A bun in the oven? Top five travel tips for pregnant women
Planning a trip while pregnant? Whether it is an essential family visit, a critical business trip or just mind-clearing ‘baby moon’, the idea of traveling when you are pregnant can be nerve racking. Thoughts such as how to manage a plane or a strange hotel room when it is hard to get comfortable in your own bed, will likely pop in your mind.
Although it is usually safe for women with low-risk pregnancies to travel as long as they prioritize their comfort and health while on the go, there are some tips you should take into consideration before you squeeze into your over-sized maternity outfit and head out on that trip.
- Time it Right
The best time to travel while pregnant is in the second trimester between 14 and 28 weeks — when medical emergencies related to pregnancy are least likely to occur and -for most women- morning sickness has lessened.
It is also a time when many moms-to-be have the greatest amount of energy and still feel energized about doing normal activities. However, regardless of how you feel, ensure you consult with your doctor before setting out, as women with higher-risk pregnancies may be discouraged from traveling. Most airlines and transport companies require a note from your doctor if your expected due date (EDD) is within 30 days.
2. Stay comfortable
It is important to do all you can to stay comfortable throughout the trip. Most important is your clothing. When you are pregnant, your body does not regulate its temperature quite as well as usual, be sure to pack a variety of clothing for your trip, and dress in layers.
Being able to easily put on or take off a cardigan or jacket will help keep you feeling snug. Steer clear of strappy sandals; instead, choose soft fabric flats or sling backs, which are easy on the heels and appropriate for swollen feet.
Remove jewelry before flying, be sure to give your feet room to stretch and try to get an aisle seat which is close to the front of the plane as this will make boarding and disembarking easier.
Other little things to make travel easier include propping a small pillow behind your back, wearing loose clothing and checking in online to lower your chances of having to stand in line for a prolonged period of time.
3. Stay Hydrated and Eat Wisely
With the limited amount of food available on the road or flight, it is important to make sure you carry nutritious, protein-packed snacks to keep you going.
Dried fruit, cereal bars, whole meal biscuits, mini-boxes of raisins and pre-cut carrots are other tasty, travel-friendly options to consider; this way you will always have something delicious on hand regardless of delays.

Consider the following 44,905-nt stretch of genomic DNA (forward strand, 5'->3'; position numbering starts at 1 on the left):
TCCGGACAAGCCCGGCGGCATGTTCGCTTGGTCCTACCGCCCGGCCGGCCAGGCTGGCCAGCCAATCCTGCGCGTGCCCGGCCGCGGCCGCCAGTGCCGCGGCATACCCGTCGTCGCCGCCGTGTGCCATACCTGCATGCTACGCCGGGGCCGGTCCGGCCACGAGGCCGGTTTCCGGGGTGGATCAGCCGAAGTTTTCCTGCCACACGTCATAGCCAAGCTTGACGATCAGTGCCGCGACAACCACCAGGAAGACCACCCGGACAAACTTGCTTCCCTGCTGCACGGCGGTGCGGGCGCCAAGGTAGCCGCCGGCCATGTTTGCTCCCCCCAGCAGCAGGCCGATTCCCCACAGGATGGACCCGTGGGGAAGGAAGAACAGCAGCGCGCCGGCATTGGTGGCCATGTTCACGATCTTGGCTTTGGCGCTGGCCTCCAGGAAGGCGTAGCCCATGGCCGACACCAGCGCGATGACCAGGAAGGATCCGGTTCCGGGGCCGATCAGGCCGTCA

Be extra careful with your choice of food, pick fruits and vegetables with thick skin, wash them well, and make sure that the water is potable. If you are not sure about the safety of the water, avoid raw vegetables and fruit that you cannot peel yourself. Also, it is especially important to drink plenty of water to avoid dehydration and nausea. Always carry a bottle with you and take sips throughout the day.
4. Stay Safe and Healthy
Pregnant or not, no one wants to get sick when they are traveling. It is important to take certain precautions to reduce the risks of illness or an accident.
Always wear your seatbelt in cars or airplanes, wash your hands often as your immune system is weaker during pregnancy and so you are more susceptible to bacterial and virus which cause infections and diseases on the road, pack a tube of hand sanitizer for when there is no sink or soap nearby. Ensure you get your flu vaccine, and ensure you bring your identification, travel insurance documents, medical or maternity notes and a list of important contacts.
Finally, try your best to scale back your activities, use common sense and avoid anything strenuous.
5. Speak up and enjoy the attention.
You are pregnant, embrace it!
Let the world know you are pregnant, that way you can enjoy all the perks that come with it; including extra assistance with luggage, easy check-in and seat upgrade on your flight, extra pillows for your hotel room and many more.
Accept offered seats and opened doors, and do not be afraid to enjoy any help you get as they all add to making your trip comfy. Try not to get embarrassed as well when you find people addressing your bump rather than your face as many people generally mean well and are excited for you.
**I first published this article on August 17, 2015